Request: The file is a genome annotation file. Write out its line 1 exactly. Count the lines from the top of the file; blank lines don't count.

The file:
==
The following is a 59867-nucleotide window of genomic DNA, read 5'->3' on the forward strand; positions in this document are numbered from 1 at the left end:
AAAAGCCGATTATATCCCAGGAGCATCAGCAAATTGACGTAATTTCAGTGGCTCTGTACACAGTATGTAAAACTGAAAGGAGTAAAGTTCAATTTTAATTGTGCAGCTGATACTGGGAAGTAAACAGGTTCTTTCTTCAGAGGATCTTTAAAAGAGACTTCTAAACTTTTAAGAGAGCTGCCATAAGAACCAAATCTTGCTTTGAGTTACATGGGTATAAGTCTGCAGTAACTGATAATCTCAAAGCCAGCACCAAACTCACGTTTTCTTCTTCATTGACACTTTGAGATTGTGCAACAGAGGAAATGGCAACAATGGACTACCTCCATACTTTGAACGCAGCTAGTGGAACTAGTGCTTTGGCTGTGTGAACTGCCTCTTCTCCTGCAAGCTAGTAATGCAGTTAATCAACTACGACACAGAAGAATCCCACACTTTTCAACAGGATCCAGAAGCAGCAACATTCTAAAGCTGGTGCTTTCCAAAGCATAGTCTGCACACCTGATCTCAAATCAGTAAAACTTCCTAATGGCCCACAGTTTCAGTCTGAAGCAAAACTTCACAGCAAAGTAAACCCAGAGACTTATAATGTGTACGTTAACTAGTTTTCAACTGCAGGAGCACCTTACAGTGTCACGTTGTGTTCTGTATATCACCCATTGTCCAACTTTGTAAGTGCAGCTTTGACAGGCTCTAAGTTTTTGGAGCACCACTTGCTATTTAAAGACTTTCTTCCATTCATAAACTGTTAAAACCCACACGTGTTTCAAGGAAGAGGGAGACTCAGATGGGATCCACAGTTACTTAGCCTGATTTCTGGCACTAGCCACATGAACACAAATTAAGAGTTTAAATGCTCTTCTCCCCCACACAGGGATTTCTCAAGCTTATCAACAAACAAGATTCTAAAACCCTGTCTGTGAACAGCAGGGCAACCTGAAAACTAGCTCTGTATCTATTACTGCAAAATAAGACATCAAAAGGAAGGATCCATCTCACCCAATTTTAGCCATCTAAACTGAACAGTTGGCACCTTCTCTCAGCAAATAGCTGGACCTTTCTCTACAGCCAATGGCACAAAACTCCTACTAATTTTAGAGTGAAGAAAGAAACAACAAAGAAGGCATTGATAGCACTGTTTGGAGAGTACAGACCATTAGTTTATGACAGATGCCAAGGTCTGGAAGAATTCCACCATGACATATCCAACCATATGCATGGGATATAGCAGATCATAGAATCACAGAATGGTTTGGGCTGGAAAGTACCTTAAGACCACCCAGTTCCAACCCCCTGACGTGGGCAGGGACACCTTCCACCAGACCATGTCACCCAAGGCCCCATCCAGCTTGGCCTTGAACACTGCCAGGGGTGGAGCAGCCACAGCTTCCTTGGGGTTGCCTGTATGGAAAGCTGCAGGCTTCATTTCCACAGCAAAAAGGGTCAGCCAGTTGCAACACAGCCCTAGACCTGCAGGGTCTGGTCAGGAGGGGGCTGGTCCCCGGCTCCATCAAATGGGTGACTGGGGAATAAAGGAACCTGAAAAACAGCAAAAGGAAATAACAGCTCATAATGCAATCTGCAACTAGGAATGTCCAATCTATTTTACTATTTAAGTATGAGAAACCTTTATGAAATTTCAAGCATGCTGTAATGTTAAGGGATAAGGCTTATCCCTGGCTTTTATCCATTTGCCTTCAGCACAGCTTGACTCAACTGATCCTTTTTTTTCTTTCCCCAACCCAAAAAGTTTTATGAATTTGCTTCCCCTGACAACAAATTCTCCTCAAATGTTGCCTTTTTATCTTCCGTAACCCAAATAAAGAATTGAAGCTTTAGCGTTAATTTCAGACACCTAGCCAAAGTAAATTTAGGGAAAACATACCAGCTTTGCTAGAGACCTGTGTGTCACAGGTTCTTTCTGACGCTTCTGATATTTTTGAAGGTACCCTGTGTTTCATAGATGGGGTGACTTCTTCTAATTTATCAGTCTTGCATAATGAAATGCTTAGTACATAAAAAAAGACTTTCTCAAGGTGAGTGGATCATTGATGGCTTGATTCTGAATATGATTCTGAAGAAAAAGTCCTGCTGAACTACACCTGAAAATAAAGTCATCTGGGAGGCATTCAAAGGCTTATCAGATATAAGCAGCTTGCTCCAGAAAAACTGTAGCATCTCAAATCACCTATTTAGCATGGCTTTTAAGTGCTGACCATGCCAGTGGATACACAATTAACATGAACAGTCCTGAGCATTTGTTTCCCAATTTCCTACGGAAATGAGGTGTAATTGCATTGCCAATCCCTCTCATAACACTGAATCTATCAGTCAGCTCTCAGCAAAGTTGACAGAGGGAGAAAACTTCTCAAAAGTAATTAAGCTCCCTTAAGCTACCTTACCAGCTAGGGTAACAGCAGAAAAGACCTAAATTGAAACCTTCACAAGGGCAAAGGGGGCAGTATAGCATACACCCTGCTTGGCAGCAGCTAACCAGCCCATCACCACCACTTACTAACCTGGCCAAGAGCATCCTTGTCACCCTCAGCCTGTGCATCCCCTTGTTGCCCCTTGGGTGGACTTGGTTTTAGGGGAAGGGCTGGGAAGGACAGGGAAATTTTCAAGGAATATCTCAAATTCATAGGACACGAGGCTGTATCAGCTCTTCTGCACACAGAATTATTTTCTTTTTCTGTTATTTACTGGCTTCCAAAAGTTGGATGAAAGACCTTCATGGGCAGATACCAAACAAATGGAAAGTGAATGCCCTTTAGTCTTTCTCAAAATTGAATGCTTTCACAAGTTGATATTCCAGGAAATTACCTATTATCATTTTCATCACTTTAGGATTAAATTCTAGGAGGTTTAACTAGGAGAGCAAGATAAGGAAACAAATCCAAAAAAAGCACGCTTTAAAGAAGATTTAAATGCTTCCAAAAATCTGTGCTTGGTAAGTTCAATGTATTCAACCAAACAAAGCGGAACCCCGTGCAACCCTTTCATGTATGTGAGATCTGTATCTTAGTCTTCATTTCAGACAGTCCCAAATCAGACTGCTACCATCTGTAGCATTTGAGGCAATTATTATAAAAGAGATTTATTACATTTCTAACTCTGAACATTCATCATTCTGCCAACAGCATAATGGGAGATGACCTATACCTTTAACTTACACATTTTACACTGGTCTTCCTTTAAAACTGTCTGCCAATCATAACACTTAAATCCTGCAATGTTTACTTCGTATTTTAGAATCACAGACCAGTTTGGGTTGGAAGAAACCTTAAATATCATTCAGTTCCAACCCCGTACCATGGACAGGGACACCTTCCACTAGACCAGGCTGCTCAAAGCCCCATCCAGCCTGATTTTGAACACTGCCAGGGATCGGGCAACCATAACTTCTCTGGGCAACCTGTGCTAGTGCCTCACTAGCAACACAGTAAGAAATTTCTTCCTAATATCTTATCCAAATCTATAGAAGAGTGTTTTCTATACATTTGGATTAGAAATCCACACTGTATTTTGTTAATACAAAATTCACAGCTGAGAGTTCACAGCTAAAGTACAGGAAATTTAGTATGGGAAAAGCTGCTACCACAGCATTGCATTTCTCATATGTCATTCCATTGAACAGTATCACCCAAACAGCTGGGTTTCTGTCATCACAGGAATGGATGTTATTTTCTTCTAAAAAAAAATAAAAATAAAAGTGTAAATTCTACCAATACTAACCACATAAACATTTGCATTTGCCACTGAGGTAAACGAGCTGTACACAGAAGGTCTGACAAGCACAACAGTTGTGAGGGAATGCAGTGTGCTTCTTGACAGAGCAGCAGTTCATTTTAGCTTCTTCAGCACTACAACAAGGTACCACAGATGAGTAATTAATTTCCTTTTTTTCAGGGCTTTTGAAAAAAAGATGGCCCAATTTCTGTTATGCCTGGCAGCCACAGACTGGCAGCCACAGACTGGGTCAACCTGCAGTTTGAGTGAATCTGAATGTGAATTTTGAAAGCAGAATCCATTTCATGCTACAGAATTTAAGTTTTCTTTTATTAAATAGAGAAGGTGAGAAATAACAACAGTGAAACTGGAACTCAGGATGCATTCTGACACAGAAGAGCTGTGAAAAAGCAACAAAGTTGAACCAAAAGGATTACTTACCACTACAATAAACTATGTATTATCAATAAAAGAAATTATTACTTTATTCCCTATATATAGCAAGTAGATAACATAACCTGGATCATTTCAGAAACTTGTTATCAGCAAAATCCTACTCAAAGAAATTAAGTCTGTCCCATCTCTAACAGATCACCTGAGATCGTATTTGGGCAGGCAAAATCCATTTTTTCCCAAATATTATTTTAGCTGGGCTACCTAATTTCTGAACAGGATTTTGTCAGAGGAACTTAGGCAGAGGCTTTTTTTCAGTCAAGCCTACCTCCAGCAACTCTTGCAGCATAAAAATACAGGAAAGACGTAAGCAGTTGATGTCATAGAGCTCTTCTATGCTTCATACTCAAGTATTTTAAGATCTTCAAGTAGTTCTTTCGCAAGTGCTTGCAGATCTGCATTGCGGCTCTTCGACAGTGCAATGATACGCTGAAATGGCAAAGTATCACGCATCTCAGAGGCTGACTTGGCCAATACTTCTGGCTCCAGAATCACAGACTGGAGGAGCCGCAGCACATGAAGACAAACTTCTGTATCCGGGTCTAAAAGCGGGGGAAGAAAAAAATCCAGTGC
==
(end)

The following is a 59867-nucleotide window of genomic DNA, read 5'->3' on the forward strand; positions in this document are numbered from 1 at the left end: